Visual storyteller

Collage artist finds success pursuing her dreams during pandemic

Nicole Coffield’s artistic breakthrough as Collage Graduate includes her first solo exhibition at Daycamp Coffee in January. (Photo by Ashiah Scharaga)

This feature is part of a CN&R special report: Entrepreneurs 2022: Reinvention.

COVID-19—and the controversy around masking—inspired Nicole Coffield to create a collage, an image of a 1960s couple sharing beers and pizza while masked in front of a funky floral background.

As the pandemic progressed, Coffield experimented with more collages under the artistic moniker of Collage Graduate. While she is a firm believer in creating art for its own sake, Coffield, who has bipolar disorder, also found the process to be soothing.

“I love making collages because it’s a way of helping me tell stories and daydream (it’s also therapeutic as hell),” she wrote on her artist Instagram page.

Her works quickly drew people in. Coffield’s pieces are vibrant and surreal—often playful, often juxtaposing familiar images with new ideas to flip old assumptions on their head. Coffield’s work explores themes of mental health, gender and sexuality, politics and social commentary—like “Surfing on a rocket,” which features a woman gleefully riding a dildo, and “What I can’t speak, I Remember,” the primary subject being a man’s mouthless, shattered head, with an arm wielding a camera emerging from the rubble of his crown.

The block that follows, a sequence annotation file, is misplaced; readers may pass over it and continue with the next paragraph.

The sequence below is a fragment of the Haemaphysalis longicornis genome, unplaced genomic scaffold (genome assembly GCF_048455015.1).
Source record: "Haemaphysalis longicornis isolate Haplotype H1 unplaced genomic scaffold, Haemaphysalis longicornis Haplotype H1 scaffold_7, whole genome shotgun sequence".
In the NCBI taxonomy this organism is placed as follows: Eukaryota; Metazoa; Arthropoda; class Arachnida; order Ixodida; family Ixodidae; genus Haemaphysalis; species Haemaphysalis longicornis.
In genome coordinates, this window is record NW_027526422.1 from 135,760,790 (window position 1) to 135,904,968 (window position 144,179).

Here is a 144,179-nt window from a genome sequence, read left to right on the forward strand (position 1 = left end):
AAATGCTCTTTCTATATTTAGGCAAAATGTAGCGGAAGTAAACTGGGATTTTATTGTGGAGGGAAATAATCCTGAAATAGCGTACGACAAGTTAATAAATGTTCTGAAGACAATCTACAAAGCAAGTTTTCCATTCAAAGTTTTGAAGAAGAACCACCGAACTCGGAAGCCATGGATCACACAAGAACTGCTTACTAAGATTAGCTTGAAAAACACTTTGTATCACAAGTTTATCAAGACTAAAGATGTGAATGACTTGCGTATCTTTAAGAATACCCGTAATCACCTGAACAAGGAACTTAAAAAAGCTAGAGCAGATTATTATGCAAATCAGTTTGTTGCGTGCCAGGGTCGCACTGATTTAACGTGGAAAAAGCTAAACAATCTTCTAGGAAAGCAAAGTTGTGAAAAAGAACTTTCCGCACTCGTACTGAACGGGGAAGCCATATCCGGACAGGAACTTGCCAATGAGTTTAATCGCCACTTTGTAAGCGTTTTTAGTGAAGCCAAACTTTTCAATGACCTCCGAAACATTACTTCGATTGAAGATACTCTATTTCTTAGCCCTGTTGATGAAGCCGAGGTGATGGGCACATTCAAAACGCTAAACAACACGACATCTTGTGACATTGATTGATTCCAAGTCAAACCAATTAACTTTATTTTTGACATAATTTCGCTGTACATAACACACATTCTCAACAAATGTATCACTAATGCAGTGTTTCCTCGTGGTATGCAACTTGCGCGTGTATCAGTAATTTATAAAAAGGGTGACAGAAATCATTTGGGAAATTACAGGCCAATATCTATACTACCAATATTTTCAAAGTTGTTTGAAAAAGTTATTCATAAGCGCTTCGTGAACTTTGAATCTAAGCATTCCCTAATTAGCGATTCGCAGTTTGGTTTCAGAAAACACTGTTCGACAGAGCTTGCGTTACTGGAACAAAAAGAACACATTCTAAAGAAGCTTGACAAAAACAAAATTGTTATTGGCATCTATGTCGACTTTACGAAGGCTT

A recent college graduate, Coffield received her degree in mass communications and public relations, with a minor in web design and publishing. She always wanted to be “one of those cool graphic designers,” she told the CN&R. The pandemic put everything into perspective and motivated her to pursue that dream.

Since posting her first piece in June 2020, Collage Graduate has continued to grow. Coffield has sold her works at events and venues including Chico Pride Festival, Greenhouse Studio, Chico Print Party and Dog Days Pop-Up, and sells online as well.

“I’m sending art to people on other continents,” she said during an interview at Daycamp Coffee, where the works of her first solo exhibition, “Space-O-Rama,” hung on the walls around her. (The show closed at the end of January.) “It’s just mind boggling.”

Coffield remains humble and grateful for all the support she’s received from the community, her friends and her family. In particular, her mother, an artist and retired art teacher, has been an incredible resource.

Her work as Collage Graduate has helped her get through tough financial times, she said, and it’s led to other career opportunities for her. She now works as a graphic designer for California- and Nevada-based Coast to Mountain Media. (Coffield also does digital marketing for the Pageant Theatre.)

“The pandemic did make me realize … what I want,” she said, “and what life’s about.”, Instagram @collage_graduate

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